Rosalía C. Zárate

Postdoctoral Fellow, Teachers College, Columbia University


Born and raised in Delano, California, Dr. Rosalía C. Zárate knew that she had to go to college because higher education was something her Mexican-born immigrant parents and older siblings encouraged her to prioritize. Her parents would tell Rosalía and her sisters, “The key to success is education.” Her parents worked in agriculture and did not earn enough to live above the poverty line. Their selflessness and determination motivated her to be a role model in her community. Her overwhelming passion for knowledge, especially around math, encouraged her to pursue opportunities that challenged her creativity via leadership.

Mathematics has always been an integral part of her life. Mathematics was a subject her parents could assist despite the language barrier; it became their common language. Many students grow up fearing math, but Rosalía grew up loving it; she found it challenging and exciting. Despite having limited access to formal education in Delano, Rosalía did all in her power to make her dreams a reality.

Rosalía’s tenacious attitude towards excelling in high school paid off when she became co-valedictorian of her graduating class and a recipient of the Gates Millennium Scholarship (GMS), a full-ride scholarship that provides minority students with the financial means to pursue bachelor’s, master’s, and doctoral degrees. Although this prestigious scholarship alleviated some of the financial burdens of pursuing higher education, Zárate was still unclear on how to navigate tertiary education beyond her undergraduate mathematics studies at the University of California, Santa Barbara (UCSB). Thankfully, the support of mentors led her to the Ronald E. McNair Post-baccalaureate Achievement Program, a TRIO program designed to help disadvantaged students with financial need. The McNair program and the Arizona State University REU-Summer Research Program in Mathematical and Theoretical Biology exposed Rosalía research, providing her with her first Latina role model with a Ph.D. in STEM, Dr. Erika Camacho.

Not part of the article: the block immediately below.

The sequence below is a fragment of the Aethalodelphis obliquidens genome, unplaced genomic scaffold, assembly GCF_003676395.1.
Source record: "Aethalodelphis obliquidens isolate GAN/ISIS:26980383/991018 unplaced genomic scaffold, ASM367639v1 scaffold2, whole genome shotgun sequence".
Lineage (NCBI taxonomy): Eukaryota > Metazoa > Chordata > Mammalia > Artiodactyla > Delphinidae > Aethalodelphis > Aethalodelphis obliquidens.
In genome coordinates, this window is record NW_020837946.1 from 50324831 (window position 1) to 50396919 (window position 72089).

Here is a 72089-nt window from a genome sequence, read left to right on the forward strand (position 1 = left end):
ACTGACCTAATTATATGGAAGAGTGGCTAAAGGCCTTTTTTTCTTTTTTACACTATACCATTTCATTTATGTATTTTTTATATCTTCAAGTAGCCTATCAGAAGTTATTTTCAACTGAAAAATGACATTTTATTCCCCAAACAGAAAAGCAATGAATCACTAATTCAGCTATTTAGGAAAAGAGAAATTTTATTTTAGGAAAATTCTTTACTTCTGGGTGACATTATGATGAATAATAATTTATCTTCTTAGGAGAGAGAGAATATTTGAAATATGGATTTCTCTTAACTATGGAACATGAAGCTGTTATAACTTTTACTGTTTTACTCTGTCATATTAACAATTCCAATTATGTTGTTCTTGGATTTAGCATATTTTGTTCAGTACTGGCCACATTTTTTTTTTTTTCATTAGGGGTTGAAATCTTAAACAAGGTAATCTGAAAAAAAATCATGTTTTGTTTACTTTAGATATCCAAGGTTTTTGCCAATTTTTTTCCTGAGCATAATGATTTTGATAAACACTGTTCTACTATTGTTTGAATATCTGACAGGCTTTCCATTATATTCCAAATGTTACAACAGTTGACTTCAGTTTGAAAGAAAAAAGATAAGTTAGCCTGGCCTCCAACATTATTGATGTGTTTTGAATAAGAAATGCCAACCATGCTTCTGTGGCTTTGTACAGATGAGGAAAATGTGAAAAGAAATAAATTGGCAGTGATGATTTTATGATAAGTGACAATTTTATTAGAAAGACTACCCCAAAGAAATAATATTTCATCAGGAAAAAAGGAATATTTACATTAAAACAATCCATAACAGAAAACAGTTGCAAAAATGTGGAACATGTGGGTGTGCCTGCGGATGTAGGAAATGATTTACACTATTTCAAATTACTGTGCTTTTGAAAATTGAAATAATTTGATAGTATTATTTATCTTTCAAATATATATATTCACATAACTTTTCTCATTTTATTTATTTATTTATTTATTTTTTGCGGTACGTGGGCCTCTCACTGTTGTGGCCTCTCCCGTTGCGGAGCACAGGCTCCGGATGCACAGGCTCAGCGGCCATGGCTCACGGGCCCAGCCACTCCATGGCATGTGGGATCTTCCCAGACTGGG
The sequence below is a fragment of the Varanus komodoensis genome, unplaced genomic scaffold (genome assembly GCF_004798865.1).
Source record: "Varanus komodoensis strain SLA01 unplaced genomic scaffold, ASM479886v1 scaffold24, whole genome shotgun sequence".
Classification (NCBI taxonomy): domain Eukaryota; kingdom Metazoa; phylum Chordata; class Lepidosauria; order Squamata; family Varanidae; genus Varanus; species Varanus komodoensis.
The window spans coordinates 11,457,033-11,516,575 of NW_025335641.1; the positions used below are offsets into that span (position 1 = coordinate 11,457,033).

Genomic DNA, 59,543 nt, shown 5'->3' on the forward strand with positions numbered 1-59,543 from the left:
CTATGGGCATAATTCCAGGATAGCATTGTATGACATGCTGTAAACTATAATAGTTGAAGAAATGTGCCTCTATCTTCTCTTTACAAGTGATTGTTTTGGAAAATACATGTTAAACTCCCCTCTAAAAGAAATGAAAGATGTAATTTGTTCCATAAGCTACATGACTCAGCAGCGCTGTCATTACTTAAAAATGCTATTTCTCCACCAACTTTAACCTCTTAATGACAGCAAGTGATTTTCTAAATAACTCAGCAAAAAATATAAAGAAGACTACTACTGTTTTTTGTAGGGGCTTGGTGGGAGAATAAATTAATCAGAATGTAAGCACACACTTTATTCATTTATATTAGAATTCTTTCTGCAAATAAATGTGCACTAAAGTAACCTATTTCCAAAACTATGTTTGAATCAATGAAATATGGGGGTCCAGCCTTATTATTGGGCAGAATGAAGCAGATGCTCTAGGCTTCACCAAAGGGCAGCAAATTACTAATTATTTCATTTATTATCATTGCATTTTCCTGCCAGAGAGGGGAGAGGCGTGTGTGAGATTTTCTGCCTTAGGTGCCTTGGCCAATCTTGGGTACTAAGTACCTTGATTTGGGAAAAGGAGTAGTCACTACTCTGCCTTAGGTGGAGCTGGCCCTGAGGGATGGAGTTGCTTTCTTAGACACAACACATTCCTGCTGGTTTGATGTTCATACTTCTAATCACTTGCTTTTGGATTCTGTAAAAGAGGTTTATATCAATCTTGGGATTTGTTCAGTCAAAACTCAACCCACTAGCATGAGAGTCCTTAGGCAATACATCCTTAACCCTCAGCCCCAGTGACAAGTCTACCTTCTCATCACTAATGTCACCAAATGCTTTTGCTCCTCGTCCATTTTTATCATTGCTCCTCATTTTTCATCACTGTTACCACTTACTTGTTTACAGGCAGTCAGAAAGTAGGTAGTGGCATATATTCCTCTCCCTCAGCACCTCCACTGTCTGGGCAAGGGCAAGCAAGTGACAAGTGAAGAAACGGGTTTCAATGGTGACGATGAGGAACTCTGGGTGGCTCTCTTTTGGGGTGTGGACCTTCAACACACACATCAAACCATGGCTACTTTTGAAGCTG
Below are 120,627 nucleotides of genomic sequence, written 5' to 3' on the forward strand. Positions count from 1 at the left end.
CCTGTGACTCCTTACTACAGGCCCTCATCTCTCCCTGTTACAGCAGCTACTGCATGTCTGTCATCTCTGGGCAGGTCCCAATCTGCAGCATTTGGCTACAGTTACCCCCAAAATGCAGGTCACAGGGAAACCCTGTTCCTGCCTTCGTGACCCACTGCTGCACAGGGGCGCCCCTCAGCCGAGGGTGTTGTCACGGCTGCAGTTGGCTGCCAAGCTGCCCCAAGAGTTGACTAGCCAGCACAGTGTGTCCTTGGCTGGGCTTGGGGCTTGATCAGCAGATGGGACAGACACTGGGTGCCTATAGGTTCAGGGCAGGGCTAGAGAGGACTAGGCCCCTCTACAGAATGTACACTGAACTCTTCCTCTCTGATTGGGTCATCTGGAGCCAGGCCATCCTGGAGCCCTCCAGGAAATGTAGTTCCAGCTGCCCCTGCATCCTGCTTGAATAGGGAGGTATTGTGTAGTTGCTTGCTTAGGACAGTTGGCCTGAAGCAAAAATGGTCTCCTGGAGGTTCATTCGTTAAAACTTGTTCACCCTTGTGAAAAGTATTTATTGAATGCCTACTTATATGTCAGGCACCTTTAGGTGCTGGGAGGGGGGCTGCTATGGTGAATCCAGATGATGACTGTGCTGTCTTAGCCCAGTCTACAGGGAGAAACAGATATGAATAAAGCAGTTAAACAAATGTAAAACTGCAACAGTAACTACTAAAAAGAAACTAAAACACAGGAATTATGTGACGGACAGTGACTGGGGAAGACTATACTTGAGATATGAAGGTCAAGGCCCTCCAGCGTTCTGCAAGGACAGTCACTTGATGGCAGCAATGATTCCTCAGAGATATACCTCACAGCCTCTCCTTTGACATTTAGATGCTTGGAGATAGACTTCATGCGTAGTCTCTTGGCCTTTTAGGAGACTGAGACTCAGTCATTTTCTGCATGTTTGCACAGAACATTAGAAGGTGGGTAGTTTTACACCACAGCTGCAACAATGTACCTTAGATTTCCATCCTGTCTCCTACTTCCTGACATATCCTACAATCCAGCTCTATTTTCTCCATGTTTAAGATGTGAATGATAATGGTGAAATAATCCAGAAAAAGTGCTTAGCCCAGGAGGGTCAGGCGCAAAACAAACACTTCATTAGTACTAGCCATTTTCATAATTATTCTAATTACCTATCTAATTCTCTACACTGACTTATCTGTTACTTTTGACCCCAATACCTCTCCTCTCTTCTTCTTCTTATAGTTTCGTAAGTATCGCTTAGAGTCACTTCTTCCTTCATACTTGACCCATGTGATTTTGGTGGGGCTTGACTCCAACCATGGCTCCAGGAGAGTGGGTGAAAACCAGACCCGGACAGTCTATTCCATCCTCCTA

Her involvement with the Hispanic Heritage Foundation and programs such as Los Ingenieros, MESA (Mathematics, Engineering, Science Achievement Program), and the Society of Hispanic Professional Engineers (SHPE) demonstrated to her the challenges that women and students of color face in disciplines related to science, engineering, and math. These organizations also provided a community of support and mentorship she and others often need to thrive in unwelcoming environments.

During her internship at the U.S. Department of Education, Rosalía became more engaged with Latinx issues in education. Through her experience with the McNair and GMS program, she met Dr. Richard Durán, Professor in the Department of Education at UC Santa Barbara’s Gevirtz School, who guided Zárate towards merging her quantitative skills with other interests in Education Policy. She pursued her doctoral studies at the Stanford Graduate School of Education in the Developmental and Psychological Sciences Program under the guidance of Professor Amado Padilla and mentor Professor Brigid Barron. She simultaneously pursued a master’s in statistics and participated in the Center for Education Policy Analysis Lab where she was also advised by Professor Sean F. Reardon and Professor Eric Bettinger. All programs at Stanford allowed her to curate her research interests around motivating and retaining underrepresented students in STEM, particularly community college students.

As a Postdoctoral Fellow at Teachers College, Columbia University, Zárate focused on her research linking the gap between community college students of color in STEM and the tech workforce. As an adjunct assistant professor, she designed and taught a course about the data analysis process, statistical techniques, and the ethics behind data and algorithms.

Currently, Zárate is a Research Scientist at Facebook in People Analytics with over six years of experience bridging data science and quantitative and qualitative research. Through her role, she pursues her passion for using data to assure that the company has accessible career paths and fair recruitment processes.  

Dr. Zárate has received diverse awards and honors throughout her academic and professional trajectory. During her doctoral studies, she completed the Program in Quantitative Research in Education (QRE) Certification through the IES Interdisciplinary Doctoral Training Program in Quantitative Education Policy Analysis at Stanford University indicating the completion of a set of training requirements in methods of conducting rigorous quantitative research in education. She was also awarded the MDRC Doctoral Fellowship as part of their Gueron Scholars Program and Stanford academic fellowships to complete her doctoral studies. Such accomplishments and awards have provided her with not only financial assistance but also strong networks, mentors, role models, and opportunities to pursue her research interests and graduate studies.